T is in. So in. AN Idol / Masq.
Z is out… insofar as not seeing cosplay in his future.
G is in… no interest in making a costume though.
Cosplay for a Cure
A group that we’ve actually had the chance to chat with before (at Toronto Sailor Moon Celebration)! Started in 2012 by Casey Brown and Gina Greco, Cosplay for a Cure is a non-profit, photo-booth style event that runs at a variety of different convention in the Greater Toronto Area (and surrounding areas) whose goal is to raise money for the Canadian Breast Cancer Foundation.
More information about guest
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How did you read this far without asking this question?!
Fanthropological is an anthropological (ish) podcast where we bring the fan’s-eye view to you! Each week, we take a look at a different fandom, dig up interesting background, trivia, and history, and try to get to why it is that people are a fan. We also try to highlight good causes related to that fandom, and find interesting things that fans have created to share those to the world. Each episode is about an hour. Ish.
We are the Nickscast! Three products of late-80s / early-90s pop culture who love exploring fandom and everything geek … who also happen to have been best buddies since high school, and all happen to be named Nick. Yes, we are super creative. Dare we say, the most creative.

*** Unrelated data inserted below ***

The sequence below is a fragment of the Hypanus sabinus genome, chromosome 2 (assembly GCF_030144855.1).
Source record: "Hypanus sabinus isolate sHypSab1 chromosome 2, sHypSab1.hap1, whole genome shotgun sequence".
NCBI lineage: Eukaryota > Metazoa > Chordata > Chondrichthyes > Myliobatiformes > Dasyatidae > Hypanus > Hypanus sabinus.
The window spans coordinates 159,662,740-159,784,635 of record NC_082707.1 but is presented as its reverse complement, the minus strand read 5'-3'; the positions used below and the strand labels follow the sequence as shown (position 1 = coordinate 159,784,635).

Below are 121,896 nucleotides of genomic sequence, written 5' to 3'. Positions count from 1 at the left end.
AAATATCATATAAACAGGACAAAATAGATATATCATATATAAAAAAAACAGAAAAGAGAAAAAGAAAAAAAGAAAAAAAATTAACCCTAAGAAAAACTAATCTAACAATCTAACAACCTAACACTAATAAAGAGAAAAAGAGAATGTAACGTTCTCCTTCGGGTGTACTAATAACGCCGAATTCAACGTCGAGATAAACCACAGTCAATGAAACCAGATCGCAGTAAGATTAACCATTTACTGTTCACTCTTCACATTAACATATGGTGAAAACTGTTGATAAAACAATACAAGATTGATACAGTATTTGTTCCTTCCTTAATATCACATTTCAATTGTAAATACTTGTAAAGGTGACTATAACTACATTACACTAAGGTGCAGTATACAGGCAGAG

We are Nick Green, Nick Terwoord, and Nick Zacharewicz: We started the Nickscast as a labour of love, and as a place to entertain and to discuss our love of fans and fandom, and all that is shiny and interesting in that realm. It’s what lead us to start our first podcast, our satellite podcasts, Fanthropological, and so much more.
We want to help others learn more about different fandoms, and to create empathy with other fans: We dream of a world where other fans aren’t “those Weird-o’s”, but just folks with different tastes. A world where fandom is full of discourse and analysis, and there are plenty of tools and resources to help. Fans building communities to do good in the world. Because everyone’s a fan.